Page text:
fedgazette

A unified currency will mean prosperity

fedgaztte Editoral

Arthur J. Rolnick - Senior Vice President and Director of Research, 1985-2010

Published October 1, 1992  |  October 1992 issue

The road to a unified currency: Two views

The current upheaval in international money markets has focused increasing attention on the proposed creation of a single European currency. In opposition to such a proposal, Robert Barro, a contributing editor of The Wall Street Journal, argues that a centralized currency is a precursor to centralized government.

In the response below, Minneapolis Fed Research Director Arthur J. Rolnick disputes Barro's claim and says a unified currency—or a fixed exchange rate system—will promote international trade and bring prosperity to participating countries. Rolnick, along with Minneapolis Fed Senior Research Officer Warren E. Weber, argued for fixed exchange rates in the bank's 1989 Annual Report.

Robert Barro's argument that an agreement among European countries to unify their currencies would lead them down the "Road to Serfdom" is not persuasive.

Barro bases his argument largely on a weak analogy between currency and language. The analogy may at first seem to work because a shift to a common language, like a shift to a common currency, would obviously simplify transactions among citizens of different countries. But the analogy snaps when Barro stretches it to assert that both types of shifts would be a step toward a centralized government.

The idea makes some sense for a unified language. As Barro points out, history has shown that people are willing to fight to keep their own distinct language. Obviously, they care about losing this part of their unique cultural heritage. Unifying languages thus would significantly erode national identities, and that logically would increase the odds of a centralized government.

But how could this be true for a unified currency? Unifying currencies essentially means switching to a fixed exchange rate system. Now, I agree that people may be culturally—even emotionally—tied to their language, but I doubt that most care a whit about whether or not the price of their country's currency is fixed or floats. So why would a unified currency lead to a centralized government?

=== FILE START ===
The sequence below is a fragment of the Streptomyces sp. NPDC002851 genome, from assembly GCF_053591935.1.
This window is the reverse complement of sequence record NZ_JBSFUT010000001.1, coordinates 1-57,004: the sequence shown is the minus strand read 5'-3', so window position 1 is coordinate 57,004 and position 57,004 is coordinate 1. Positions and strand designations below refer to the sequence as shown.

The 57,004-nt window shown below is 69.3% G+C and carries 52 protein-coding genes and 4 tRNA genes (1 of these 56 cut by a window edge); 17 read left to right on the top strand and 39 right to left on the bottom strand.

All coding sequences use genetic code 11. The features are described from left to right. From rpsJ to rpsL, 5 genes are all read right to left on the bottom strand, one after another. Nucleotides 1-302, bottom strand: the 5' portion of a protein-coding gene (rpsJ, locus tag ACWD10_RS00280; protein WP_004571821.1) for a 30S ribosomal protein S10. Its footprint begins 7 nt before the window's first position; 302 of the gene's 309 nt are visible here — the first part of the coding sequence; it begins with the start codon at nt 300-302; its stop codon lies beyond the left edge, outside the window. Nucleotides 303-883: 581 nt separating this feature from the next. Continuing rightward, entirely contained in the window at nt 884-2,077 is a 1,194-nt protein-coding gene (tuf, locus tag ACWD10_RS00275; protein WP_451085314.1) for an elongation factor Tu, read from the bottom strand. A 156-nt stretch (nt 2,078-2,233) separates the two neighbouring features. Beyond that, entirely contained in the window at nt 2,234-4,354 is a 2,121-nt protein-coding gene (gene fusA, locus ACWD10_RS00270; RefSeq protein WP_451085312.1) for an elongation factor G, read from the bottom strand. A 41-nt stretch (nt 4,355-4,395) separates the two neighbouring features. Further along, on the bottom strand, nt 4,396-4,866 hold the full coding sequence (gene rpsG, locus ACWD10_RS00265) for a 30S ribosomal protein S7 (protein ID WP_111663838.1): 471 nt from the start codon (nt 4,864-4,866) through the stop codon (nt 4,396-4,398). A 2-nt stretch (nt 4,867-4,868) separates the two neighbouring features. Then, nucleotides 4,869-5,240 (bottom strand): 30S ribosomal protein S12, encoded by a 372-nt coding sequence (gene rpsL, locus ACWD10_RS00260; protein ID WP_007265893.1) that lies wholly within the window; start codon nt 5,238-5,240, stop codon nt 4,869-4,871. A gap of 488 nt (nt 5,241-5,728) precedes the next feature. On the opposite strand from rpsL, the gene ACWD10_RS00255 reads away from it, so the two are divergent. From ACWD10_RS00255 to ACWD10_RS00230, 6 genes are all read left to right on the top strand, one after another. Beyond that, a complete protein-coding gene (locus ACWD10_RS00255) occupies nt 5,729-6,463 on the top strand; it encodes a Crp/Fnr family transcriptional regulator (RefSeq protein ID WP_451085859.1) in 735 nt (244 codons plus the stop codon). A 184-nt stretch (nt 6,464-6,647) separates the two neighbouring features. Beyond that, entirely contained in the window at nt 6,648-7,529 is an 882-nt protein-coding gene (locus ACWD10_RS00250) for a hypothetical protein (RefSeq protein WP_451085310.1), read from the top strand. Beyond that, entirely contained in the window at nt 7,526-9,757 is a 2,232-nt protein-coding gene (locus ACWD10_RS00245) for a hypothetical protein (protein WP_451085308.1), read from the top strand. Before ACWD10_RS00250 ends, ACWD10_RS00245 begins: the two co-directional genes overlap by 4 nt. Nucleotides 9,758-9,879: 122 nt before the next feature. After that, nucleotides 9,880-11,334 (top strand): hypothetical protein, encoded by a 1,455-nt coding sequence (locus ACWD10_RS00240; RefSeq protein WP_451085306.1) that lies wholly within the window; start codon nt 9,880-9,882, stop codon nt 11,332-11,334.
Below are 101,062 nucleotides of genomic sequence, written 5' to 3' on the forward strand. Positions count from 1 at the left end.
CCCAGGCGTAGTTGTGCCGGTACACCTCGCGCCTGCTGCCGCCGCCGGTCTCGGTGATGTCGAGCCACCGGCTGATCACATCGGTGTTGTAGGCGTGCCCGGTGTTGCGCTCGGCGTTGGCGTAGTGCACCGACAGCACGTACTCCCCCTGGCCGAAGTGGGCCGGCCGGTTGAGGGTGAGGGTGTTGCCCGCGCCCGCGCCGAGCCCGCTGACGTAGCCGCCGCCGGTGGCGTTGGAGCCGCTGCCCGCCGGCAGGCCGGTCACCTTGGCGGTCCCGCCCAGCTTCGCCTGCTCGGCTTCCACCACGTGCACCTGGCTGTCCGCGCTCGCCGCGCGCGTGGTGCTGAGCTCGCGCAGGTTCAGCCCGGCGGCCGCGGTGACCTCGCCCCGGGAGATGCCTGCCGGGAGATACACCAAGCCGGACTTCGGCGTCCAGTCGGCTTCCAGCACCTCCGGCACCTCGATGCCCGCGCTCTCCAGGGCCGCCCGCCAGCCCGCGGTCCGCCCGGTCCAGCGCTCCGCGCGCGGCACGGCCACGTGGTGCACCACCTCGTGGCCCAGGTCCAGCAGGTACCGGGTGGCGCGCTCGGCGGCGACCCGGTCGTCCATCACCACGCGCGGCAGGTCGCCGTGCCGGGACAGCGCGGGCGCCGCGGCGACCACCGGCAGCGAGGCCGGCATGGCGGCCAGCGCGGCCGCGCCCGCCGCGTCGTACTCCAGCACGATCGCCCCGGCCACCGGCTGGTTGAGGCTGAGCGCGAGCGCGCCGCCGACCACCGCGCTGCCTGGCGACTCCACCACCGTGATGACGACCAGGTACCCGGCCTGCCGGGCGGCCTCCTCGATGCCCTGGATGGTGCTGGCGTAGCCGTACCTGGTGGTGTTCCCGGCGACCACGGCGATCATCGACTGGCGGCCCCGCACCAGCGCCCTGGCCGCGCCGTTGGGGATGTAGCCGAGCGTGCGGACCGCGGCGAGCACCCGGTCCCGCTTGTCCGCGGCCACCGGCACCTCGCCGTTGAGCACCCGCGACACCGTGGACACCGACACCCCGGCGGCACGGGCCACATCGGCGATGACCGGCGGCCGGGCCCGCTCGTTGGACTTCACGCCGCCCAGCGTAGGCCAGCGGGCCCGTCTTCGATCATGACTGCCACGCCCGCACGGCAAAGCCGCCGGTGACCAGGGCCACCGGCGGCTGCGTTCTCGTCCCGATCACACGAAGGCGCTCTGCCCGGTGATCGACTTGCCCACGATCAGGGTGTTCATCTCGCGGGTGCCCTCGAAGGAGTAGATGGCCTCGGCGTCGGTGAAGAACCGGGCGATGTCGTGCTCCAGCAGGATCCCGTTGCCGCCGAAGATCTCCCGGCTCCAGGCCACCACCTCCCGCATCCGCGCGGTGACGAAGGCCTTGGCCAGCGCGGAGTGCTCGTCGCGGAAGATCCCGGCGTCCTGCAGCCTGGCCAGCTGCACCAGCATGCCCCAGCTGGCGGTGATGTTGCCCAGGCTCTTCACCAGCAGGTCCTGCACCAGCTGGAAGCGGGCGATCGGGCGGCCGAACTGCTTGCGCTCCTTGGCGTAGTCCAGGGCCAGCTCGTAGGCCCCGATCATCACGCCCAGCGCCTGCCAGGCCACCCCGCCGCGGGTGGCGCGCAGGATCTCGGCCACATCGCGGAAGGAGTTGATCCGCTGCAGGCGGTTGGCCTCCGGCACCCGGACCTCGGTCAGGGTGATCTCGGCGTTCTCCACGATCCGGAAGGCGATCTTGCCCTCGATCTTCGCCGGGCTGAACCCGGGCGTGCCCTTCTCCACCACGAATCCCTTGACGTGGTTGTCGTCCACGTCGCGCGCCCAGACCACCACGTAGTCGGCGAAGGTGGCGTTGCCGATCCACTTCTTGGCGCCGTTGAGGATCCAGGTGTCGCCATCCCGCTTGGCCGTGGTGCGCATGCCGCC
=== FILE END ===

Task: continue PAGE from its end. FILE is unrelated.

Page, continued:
And history does not support Barro's assertion. For roughly 25 years before 1971, the exchange rates of the major world currencies were fixed by the Bretton Woods agreement. In 1971, when the United State went off the gold standard, exchange rates were freed to float. By Barro's reasoning, 1971 should have been a watershed year for centralized governments. The evidence for that is hard to find.

A better way to think about an agreement to unify currencies is as an agreement to lower trade barriers. Under standard trade agreements, the barriers in question are things like import taxes. Under currency agreements, they are unexpected fluctuations in the value of different currencies.

Under both types of agreements, individual countries give up some unilateral power. With standard trade agreements, it is the power to impose things like import taxes; any such trade barriers must be agreed on by all the countries involved. With currency agreements, countries give up the power to unilaterally impose the inflation tax; all countries involved must agree on the overall rate of inflation and how much revenue each country will get from it.

For these sacrifices, however, all the countries involved can gain. Lowering trade barriers means lowering the costs for people to do business across national borders—a powerful way for a government to encourage economic activity. Both trade and currency agreements, that is, promote international trade.

I doubt that even Barro would claim that trade agreements have led to centralized governments. In fact, rather than leading countries down the road to serfdom, trade agreements have paved the way to prosperity. That's what we can reasonably expect from currency agreements.

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